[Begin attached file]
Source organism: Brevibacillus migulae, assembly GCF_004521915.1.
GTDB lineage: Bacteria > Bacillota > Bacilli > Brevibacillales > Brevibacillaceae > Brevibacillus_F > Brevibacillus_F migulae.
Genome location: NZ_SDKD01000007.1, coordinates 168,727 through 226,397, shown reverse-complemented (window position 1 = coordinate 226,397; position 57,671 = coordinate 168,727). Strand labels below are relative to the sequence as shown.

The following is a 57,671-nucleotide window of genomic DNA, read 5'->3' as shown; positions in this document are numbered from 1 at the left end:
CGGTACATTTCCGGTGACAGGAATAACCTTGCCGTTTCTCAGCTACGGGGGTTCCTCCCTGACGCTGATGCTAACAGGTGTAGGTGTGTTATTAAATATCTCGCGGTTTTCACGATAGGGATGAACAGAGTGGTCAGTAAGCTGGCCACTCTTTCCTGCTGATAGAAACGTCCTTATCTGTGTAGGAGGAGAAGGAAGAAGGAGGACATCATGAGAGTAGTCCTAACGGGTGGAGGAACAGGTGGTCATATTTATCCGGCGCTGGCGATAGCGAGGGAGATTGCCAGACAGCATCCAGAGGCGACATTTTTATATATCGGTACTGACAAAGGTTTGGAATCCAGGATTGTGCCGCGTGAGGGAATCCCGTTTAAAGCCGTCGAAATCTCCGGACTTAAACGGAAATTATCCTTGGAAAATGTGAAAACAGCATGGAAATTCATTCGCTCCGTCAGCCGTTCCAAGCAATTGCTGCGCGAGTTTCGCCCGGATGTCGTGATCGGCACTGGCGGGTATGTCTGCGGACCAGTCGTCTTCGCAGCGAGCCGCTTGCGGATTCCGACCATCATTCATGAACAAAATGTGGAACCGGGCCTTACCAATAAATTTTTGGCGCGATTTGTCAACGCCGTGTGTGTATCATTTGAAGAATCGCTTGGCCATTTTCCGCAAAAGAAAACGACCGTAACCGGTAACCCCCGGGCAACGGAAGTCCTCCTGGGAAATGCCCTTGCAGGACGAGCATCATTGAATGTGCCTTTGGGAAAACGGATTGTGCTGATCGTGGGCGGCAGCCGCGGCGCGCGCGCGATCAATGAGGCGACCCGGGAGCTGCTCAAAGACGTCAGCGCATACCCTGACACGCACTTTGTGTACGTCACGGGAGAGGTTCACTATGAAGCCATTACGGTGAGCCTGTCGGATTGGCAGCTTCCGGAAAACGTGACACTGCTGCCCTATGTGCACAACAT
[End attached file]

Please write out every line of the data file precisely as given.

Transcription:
Source organism: Brevibacillus migulae, assembly GCF_004521915.1.
GTDB lineage: Bacteria > Bacillota > Bacilli > Brevibacillales > Brevibacillaceae > Brevibacillus_F > Brevibacillus_F migulae.
Genome location: NZ_SDKD01000007.1, coordinates 168,727 through 226,397, shown reverse-complemented (window position 1 = coordinate 226,397; position 57,671 = coordinate 168,727). Strand labels below are relative to the sequence as shown.

The following is a 57,671-nucleotide window of genomic DNA, read 5'->3' as shown; positions in this document are numbered from 1 at the left end:
CGGTACATTTCCGGTGACAGGAATAACCTTGCCGTTTCTCAGCTACGGGGGTTCCTCCCTGACGCTGATGCTAACAGGTGTAGGTGTGTTATTAAATATCTCGCGGTTTTCACGATAGGGATGAACAGAGTGGTCAGTAAGCTGGCCACTCTTTCCTGCTGATAGAAACGTCCTTATCTGTGTAGGAGGAGAAGGAAGAAGGAGGACATCATGAGAGTAGTCCTAACGGGTGGAGGAACAGGTGGTCATATTTATCCGGCGCTGGCGATAGCGAGGGAGATTGCCAGACAGCATCCAGAGGCGACATTTTTATATATCGGTACTGACAAAGGTTTGGAATCCAGGATTGTGCCGCGTGAGGGAATCCCGTTTAAAGCCGTCGAAATCTCCGGACTTAAACGGAAATTATCCTTGGAAAATGTGAAAACAGCATGGAAATTCATTCGCTCCGTCAGCCGTTCCAAGCAATTGCTGCGCGAGTTTCGCCCGGATGTCGTGATCGGCACTGGCGGGTATGTCTGCGGACCAGTCGTCTTCGCAGCGAGCCGCTTGCGGATTCCGACCATCATTCATGAACAAAATGTGGAACCGGGCCTTACCAATAAATTTTTGGCGCGATTTGTCAACGCCGTGTGTGTATCATTTGAAGAATCGCTTGGCCATTTTCCGCAAAAGAAAACGACCGTAACCGGTAACCCCCGGGCAACGGAAGTCCTCCTGGGAAATGCCCTTGCAGGACGAGCATCATTGAATGTGCCTTTGGGAAAACGGATTGTGCTGATCGTGGGCGGCAGCCGCGGCGCGCGCGCGATCAATGAGGCGACCCGGGAGCTGCTCAAAGACGTCAGCGCATACCCTGACACGCACTTTGTGTACGTCACGGGAGAGGTTCACTATGAAGCCATTACGGTGAGCCTGTCGGATTGGCAGCTTCCGGAAAACGTGACACTGCTGCCCTATGTGCACAACAT